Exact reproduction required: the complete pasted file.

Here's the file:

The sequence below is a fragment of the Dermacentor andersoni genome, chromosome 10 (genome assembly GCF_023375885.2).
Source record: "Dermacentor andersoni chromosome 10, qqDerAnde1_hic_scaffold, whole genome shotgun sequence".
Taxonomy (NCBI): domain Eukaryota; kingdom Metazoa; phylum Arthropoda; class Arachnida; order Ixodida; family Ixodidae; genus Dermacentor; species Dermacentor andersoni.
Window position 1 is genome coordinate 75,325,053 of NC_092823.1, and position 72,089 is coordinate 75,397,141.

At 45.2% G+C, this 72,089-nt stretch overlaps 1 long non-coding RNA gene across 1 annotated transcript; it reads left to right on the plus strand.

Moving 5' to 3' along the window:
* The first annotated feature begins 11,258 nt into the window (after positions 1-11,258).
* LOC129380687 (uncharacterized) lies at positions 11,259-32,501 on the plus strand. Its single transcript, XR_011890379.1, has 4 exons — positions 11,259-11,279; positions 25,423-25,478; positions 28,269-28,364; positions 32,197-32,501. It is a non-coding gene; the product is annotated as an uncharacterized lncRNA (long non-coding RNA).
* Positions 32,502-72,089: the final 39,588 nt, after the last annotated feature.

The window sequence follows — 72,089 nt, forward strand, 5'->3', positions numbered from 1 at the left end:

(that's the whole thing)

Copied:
The sequence below is a fragment of the Dermacentor andersoni genome, chromosome 10 (genome assembly GCF_023375885.2).
Source record: "Dermacentor andersoni chromosome 10, qqDerAnde1_hic_scaffold, whole genome shotgun sequence".
Taxonomy (NCBI): domain Eukaryota; kingdom Metazoa; phylum Arthropoda; class Arachnida; order Ixodida; family Ixodidae; genus Dermacentor; species Dermacentor andersoni.
Window position 1 is genome coordinate 75,325,053 of NC_092823.1, and position 72,089 is coordinate 75,397,141.

At 45.2% G+C, this 72,089-nt stretch overlaps 1 long non-coding RNA gene across 1 annotated transcript; it reads left to right on the plus strand.

Moving 5' to 3' along the window:
* The first annotated feature begins 11,258 nt into the window (after positions 1-11,258).
* LOC129380687 (uncharacterized) lies at positions 11,259-32,501 on the plus strand. Its single transcript, XR_011890379.1, has 4 exons — positions 11,259-11,279; positions 25,423-25,478; positions 28,269-28,364; positions 32,197-32,501. It is a non-coding gene; the product is annotated as an uncharacterized lncRNA (long non-coding RNA).
* Positions 32,502-72,089: the final 39,588 nt, after the last annotated feature.

The window sequence follows — 72,089 nt, forward strand, 5'->3', positions numbered from 1 at the left end: